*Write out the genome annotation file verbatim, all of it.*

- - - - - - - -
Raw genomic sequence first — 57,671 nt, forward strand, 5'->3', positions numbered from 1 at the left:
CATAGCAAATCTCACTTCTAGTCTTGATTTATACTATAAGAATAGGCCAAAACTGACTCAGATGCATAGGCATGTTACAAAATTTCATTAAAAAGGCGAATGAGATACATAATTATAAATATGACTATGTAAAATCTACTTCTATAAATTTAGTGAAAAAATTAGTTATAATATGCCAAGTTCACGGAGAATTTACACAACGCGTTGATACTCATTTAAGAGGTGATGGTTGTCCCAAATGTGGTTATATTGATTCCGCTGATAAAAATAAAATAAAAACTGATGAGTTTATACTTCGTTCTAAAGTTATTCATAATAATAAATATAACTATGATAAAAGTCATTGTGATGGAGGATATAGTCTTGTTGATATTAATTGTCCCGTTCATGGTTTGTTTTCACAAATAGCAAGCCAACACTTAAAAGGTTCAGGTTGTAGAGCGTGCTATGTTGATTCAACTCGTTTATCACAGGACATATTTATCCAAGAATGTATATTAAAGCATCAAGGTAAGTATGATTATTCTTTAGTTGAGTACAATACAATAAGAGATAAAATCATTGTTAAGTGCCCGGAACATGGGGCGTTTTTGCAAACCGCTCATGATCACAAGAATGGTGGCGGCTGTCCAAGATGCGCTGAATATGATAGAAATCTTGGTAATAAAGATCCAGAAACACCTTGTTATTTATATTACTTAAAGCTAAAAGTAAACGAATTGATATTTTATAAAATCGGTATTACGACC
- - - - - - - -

Raw genomic sequence first — 57,671 nt, forward strand, 5'->3', positions numbered from 1 at the left:
CATAGCAAATCTCACTTCTAGTCTTGATTTATACTATAAGAATAGGCCAAAACTGACTCAGATGCATAGGCATGTTACAAAATTTCATTAAAAAGGCGAATGAGATACATAATTATAAATATGACTATGTAAAATCTACTTCTATAAATTTAGTGAAAAAATTAGTTATAATATGCCAAGTTCACGGAGAATTTACACAACGCGTTGATACTCATTTAAGAGGTGATGGTTGTCCCAAATGTGGTTATATTGATTCCGCTGATAAAAATAAAATAAAAACTGATGAGTTTATACTTCGTTCTAAAGTTATTCATAATAATAAATATAACTATGATAAAAGTCATTGTGATGGAGGATATAGTCTTGTTGATATTAATTGTCCCGTTCATGGTTTGTTTTCACAAATAGCAAGCCAACACTTAAAAGGTTCAGGTTGTAGAGCGTGCTATGTTGATTCAACTCGTTTATCACAGGACATATTTATCCAAGAATGTATATTAAAGCATCAAGGTAAGTATGATTATTCTTTAGTTGAGTACAATACAATAAGAGATAAAATCATTGTTAAGTGCCCGGAACATGGGGCGTTTTTGCAAACCGCTCATGATCACAAGAATGGTGGCGGCTGTCCAAGATGCGCTGAATATGATAGAAATCTTGGTAATAAAGATCCAGAAACACCTTGTTATTTATATTACTTAAAGCTAAAAGTAAACGAATTGATATTTTATAAAATCGGTATTACGACC